UNITED STATES v. BELK

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United States Court of Appeals,Second Circuit.

UNITED STATES of America, Appellee, v. Charles BELK, Defendant-Appellant.

Docket No. 02-1636.

Decided: October 09, 2003

Before:  McLAUGHLIN, CABRANES, and B.D. PARKER, JR., Circuit Judges. Yuanchung Lee,The Legal Aid Society, Federal Defender Division Appeals Bureau, New York, NY, for Appellant. David P. Burns, Assistant United States Attorney (James G. Cavoli, Assistant United States Attorney, of counsel, James B. Comey, United States Attorney for the Southern District of New York, on the brief), United States Attorney's Office, Southern District of New York, New York, NY, for Appellee.

Defendant Charles Belk appeals from a judgment of conviction entered on October 23, 2002, in the United States District Court for the Southern District of New York (Laura Taylor Swain, Judge ), after a jury trial in which he was found guilty of one count of unlawful possession of a firearm after having been convicted of a felony, in violation of 18 U.S.C. § 922(g)(1).   At sentencing, the Court found that he had been convicted of three prior violent felonies and sentenced him primarily to 235 months' imprisonment under the Armed Career Criminal Act (“ACCA”), 18 U.S.C. § 924(e).

On appeal, defendant asserts that the District Court abused its discretion by refusing to bifurcate his trial so that the jury could consider separately (i) whether he was in unlawful possession of a firearm and (ii) whether he had previously been convicted of a felony.   He argues that bifurcation was required so that the jury would not prejudicially learn of Belk's status as a convicted felon until it first addressed the sole disputed issue at trial-whether he had possessed a firearm.   Defendant also asserts that he should be resentenced because the District Court misunderstood its authority to depart downwardly.

 We hold that a district court does not err when it refuses to bifurcate a defendant's jury trial to provide for separate consideration of the elements of a felon-in-possession charge.   We also reject defendant's challenge to his sentence.1

I. Background

The Government charged defendant in a one-count indictment, alleging that he had unlawfully possessed a firearm on September 13, 2000, after having been previously convicted of a felony, in violation of 18 U.S.C. § 922(g)(1).2  The Government also alleged that he had been convicted of three prior violent felonies, thereby rendering him subject to a mandatory prison term of not less than 15 years under the ACCA, 18 U.S.C. § 924(e).3

Defendant did not contest that he had been convicted of a prior felony for the purposes of 18 U.S.C. § 922(g)(1) and, before trial, the parties agreed to a stipulation as follows:

Charles Belk, the defendant, was, prior to September 13, 2000, convicted in New York State Supreme Court, upon his plea of guilty, of a crime punishable by imprisonment for a term exceeding one year.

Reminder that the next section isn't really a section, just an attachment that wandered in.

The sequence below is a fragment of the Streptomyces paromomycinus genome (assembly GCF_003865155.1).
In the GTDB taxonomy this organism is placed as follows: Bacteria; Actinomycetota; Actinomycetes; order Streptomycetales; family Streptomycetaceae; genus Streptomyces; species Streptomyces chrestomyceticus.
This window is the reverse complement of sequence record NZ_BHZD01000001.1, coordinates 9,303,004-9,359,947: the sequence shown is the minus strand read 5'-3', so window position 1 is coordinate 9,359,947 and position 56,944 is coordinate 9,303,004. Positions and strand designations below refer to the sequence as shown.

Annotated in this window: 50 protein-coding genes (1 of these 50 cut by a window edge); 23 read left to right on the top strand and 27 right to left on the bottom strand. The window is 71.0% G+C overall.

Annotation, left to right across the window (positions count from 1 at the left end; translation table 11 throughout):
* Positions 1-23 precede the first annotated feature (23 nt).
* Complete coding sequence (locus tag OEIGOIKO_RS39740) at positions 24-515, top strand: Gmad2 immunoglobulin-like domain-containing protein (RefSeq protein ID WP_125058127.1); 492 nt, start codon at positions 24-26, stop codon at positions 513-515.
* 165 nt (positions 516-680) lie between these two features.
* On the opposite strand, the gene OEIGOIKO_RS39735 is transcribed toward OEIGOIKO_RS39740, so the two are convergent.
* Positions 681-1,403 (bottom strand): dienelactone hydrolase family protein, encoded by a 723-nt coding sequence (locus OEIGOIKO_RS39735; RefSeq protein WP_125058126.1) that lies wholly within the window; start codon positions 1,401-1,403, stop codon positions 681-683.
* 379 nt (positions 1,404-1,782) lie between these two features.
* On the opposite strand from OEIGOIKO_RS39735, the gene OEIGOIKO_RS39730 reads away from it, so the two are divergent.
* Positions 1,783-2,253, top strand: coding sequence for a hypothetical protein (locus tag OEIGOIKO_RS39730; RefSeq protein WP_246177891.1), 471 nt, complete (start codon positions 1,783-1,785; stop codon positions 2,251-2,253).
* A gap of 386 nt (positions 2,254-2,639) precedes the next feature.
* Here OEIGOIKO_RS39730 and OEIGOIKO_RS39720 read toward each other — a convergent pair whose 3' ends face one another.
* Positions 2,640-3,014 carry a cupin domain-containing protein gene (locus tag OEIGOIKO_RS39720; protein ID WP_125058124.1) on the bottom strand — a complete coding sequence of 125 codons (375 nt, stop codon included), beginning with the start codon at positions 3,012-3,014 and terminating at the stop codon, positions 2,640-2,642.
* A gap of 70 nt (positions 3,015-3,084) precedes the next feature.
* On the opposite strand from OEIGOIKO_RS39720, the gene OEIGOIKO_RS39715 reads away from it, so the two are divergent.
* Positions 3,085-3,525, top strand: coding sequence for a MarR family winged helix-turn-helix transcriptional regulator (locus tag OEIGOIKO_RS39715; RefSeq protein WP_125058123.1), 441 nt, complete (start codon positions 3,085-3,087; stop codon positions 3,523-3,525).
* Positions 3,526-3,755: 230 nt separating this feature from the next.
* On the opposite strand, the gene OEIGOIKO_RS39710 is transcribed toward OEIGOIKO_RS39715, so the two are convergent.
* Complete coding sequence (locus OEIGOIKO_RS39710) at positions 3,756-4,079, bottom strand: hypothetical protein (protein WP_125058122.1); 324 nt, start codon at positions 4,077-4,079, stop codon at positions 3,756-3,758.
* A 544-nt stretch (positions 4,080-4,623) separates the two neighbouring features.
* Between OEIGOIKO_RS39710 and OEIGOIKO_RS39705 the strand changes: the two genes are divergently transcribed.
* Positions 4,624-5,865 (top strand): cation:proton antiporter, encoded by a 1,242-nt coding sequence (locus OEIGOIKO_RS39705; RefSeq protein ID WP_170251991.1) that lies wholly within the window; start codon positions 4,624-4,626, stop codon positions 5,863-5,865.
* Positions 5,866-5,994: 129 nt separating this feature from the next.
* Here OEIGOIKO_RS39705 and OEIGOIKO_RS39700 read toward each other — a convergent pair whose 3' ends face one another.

Thus, the only disputed issue for the jury to determine at trial was whether defendant had in fact been in possession of a weapon that had traveled in interstate commerce.

In a pretrial motion in limine, defendant moved “to bifurcate the trial on the issues of possession of the firearm and his prior criminal record.”  United States v. Belk, No. 01 Cr. 180(LTS), 2002 WL 237837, at *1 (S.D.N.Y. Feb. 19, 2002).   Defendant argued that “bifurcation is necessary to prevent prejudice that would result from the jury being presented with evidence of prior convictions when it considers the issue of possession of a firearm.”  Id. Under defendant's proposal, the jury would not be told about the prior conviction at the start of trial, but would instead be told as follows:  “[This] case does not involve ‘simple possession of a weapon,’ but rather there is an additional critical element that will be submitted ․ for [your] consideration after [you] decide[ ] the threshold issue of possession.”   Only if the jury determined that the Government had proven the possession element would the Court inform the jury that it must also find that defendant had been convicted of a felony prior to his possession of the gun on September 13, 2000.

The District Court rejected defendant's proposal, relying on our decision in United States v. Gilliam, 994 F.2d 97 (2d Cir.1993), in which we held that a district court cannot, by approving a stipulation of the parties, remove from the jury's consideration altogether the issue of defendant's prior conviction in an 18 U.S.C. § 922(g)(1) case.   In Gilliam, we explained that such a stipulation is improper because it “violates the very foundation of the jury system” by “remov[ing] from the jury's consideration an element of the crime, leaving the jury in a position only to make findings of fact on a particular element without knowing the true import of those findings.”   Id. at 100-01.   In the instant case, the District Court held that “[b]ifurcation, like a stipulation removing entirely the issue of the prior felony from the jury's consideration, is improper elimination of a ‘critical element of [Section] 922(g)(1),’ and is, therefore, impermissible.”   Belk, 2002 WL 237837, at *2 (quoting Gilliam, 994 F.2d at 101) (alteration in original).